The fact that when a new conical surface is added two new solids are produced is a great advantage as it makes the invention unified.
As it can easily be calculated, the number of the possible different places that each cube's pieces can take, during rotation, increases spectacularly as the number of layers increases, but at the same time the difficulty in solving the cube increases.
The reason why the present invention finds application up to the cube N=11, as we have already mentioned, is due to the increasing difficulty in solving the cubes when more layers are added as well as due to geometrical constraints and practical reasons.
The geometrical constraints are the following:
Although the shape of the resultant solids from N=7 to N=11 is substantially cubic, according to the Topology branch the circle and the square are exactly the same shapes and subsequently the classic cube continuously transformed to substantially cubic is the same shape as the sphere. Therefore, we think that it is reasonable to name all the solids produced by the present invention cubic logic toys No N, as they are manufactured in exactly the same unified way, that is by using conical surfaces.
The practical reasons why the present invention finds application up to the cube N=11 are the following:
Finally, we should mention that when N=6, the value is very close to the geometrical constraint N<6,82. As a result, the intermediate sphenoid part of the separate pieces, especially of the corner ones, will be limited in dimensions and must be either strengthened or become bigger in size during construction. That is not the case if the cubic logic toy No 6 is manufactured in the way the cubic logic toys with N≧7 are, that is with its six faces consisting of spherical parts of long radius. That's why we suggest two different versions in manufacturing the cubic logic toy No6; version No6a is of a normal cubic shape and version No6b is with its aces consisting of spherical parts of long radius. The only difference between the two versions is in shape since they consist of exactly the same number of separate pieces.
This invention has been possible since the problem of connecting the corner cube piece with the solid interior has been solved, so that the said corner piece can be self-contained and rotate around any semi-axis of the three-dimensional rectangular Cartesian coordinate system, be protected during rotation by the six caps of the solid, that is the central pieces of each face, to secure that the cube is not dismantled.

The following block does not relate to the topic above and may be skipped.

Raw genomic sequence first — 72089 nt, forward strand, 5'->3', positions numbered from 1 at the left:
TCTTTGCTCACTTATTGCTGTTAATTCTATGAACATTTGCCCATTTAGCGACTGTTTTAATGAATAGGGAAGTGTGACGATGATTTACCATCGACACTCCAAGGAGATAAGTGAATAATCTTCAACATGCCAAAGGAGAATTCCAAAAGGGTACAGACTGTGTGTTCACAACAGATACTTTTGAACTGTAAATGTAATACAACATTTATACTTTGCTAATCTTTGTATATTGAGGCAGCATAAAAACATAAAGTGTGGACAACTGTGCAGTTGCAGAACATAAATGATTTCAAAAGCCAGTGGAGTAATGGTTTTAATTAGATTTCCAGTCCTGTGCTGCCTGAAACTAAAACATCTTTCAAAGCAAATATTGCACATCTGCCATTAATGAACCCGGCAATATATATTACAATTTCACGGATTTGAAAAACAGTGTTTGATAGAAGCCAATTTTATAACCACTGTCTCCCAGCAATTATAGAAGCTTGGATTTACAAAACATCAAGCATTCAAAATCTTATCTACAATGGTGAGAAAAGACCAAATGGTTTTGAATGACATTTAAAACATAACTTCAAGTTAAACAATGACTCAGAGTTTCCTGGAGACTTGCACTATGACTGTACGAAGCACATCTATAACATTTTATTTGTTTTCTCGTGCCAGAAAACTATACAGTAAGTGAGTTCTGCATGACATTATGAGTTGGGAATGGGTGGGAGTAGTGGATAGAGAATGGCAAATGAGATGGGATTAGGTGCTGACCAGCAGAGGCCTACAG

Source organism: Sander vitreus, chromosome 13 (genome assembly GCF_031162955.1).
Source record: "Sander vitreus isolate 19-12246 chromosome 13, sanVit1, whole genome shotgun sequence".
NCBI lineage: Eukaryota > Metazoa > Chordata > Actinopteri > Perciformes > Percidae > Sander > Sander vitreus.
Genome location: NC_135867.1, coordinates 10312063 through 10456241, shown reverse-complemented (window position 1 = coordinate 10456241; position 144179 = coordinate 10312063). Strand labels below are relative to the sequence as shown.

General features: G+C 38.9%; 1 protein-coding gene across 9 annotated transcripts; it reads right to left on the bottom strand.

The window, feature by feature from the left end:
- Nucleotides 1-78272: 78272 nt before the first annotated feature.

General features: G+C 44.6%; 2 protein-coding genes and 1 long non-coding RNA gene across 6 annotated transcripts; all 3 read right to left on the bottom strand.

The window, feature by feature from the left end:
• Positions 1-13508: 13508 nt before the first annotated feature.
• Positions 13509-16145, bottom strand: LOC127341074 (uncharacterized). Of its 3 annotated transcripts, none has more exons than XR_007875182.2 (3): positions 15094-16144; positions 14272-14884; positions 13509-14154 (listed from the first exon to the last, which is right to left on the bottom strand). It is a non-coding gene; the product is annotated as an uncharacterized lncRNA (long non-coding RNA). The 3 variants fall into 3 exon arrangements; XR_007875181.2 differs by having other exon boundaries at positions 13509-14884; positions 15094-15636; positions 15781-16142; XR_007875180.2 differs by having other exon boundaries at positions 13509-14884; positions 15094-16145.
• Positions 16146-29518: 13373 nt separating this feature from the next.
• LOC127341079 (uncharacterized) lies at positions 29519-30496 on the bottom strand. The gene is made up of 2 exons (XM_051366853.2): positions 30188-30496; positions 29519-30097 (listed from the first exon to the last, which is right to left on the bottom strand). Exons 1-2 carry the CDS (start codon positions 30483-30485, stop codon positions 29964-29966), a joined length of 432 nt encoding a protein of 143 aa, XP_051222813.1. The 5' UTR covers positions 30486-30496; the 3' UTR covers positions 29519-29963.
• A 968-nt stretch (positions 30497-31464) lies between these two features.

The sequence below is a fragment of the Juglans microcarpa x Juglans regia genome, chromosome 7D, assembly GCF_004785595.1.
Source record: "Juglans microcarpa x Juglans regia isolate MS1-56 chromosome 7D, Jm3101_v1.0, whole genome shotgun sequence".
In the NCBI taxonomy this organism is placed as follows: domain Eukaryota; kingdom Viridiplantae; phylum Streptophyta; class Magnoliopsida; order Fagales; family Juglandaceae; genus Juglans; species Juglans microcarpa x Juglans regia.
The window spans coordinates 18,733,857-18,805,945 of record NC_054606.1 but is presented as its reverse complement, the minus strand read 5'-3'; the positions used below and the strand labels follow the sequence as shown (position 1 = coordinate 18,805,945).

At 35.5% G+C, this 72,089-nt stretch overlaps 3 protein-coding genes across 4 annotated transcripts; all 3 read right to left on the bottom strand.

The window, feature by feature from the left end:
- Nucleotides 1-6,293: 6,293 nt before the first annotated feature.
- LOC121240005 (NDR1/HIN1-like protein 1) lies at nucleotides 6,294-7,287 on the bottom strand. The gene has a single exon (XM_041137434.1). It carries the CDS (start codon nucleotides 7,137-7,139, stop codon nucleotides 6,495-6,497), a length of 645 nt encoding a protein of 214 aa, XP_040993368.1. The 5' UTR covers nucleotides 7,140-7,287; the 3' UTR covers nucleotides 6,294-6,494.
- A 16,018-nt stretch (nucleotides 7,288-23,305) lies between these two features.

I. This solution became possible based on the following observations:
a) The diagonal of each cube with side length a forms with the semi-axes OX, OY, OZ, of the three-dimensional rectangular Cartesian coordinate system angles equal to tan ω=α√2/α, tan ω=√2, therefore ω=54,735610320° (FIG. 1.1).
b) If we consider three right cones with apex to the beginning of the coordinates, said right cones having axes the positive semi-axes OX, OY, OZ, their generating line forming with the semi-axes OX, OY, OZ an angle φ>ω, then the intersection of these three cones is a sphenoid solid of continuously increasing thickness, said sphenoid solid's apex being located at the beginning of the coordinates (FIG. 1.2), of equilateral spherical triangle cross section (FIG. 1.3) when cut by a spherical surface whose centre coincides with the coordinates beginning. The length of the sides of the said spherical triangle increases as we approach the cube apex. The centre-axis of the said sphenoid solid coincides with the diagonal of the cube.
The three side surfaces of that sphenoid solid are parts of the surfaces of the mentioned cones and, as a result, the said sphenoid solid can rotate in the internal surface of the corresponding cone, when the corresponding cone axis or the corresponding semi-axis of the three-dimensional rectangular Cartesian coordinate system rotates.
Thus, if we consider that we have ⅛ of a sphere with radius R, the centre of said sphere being located at the coordinates beginning, appropriately cut with planes parallel to the planes XY, YZ, ZY, as well as a small cubic piece, whose diagonal coincides with the initial cube diagonal (FIG. 1.4), then these three pieces (FIG. 1.5) embodied into a separate piece give us the general form and the general shape of the corner pieces of all the present invention cubes (FIG. 1.6).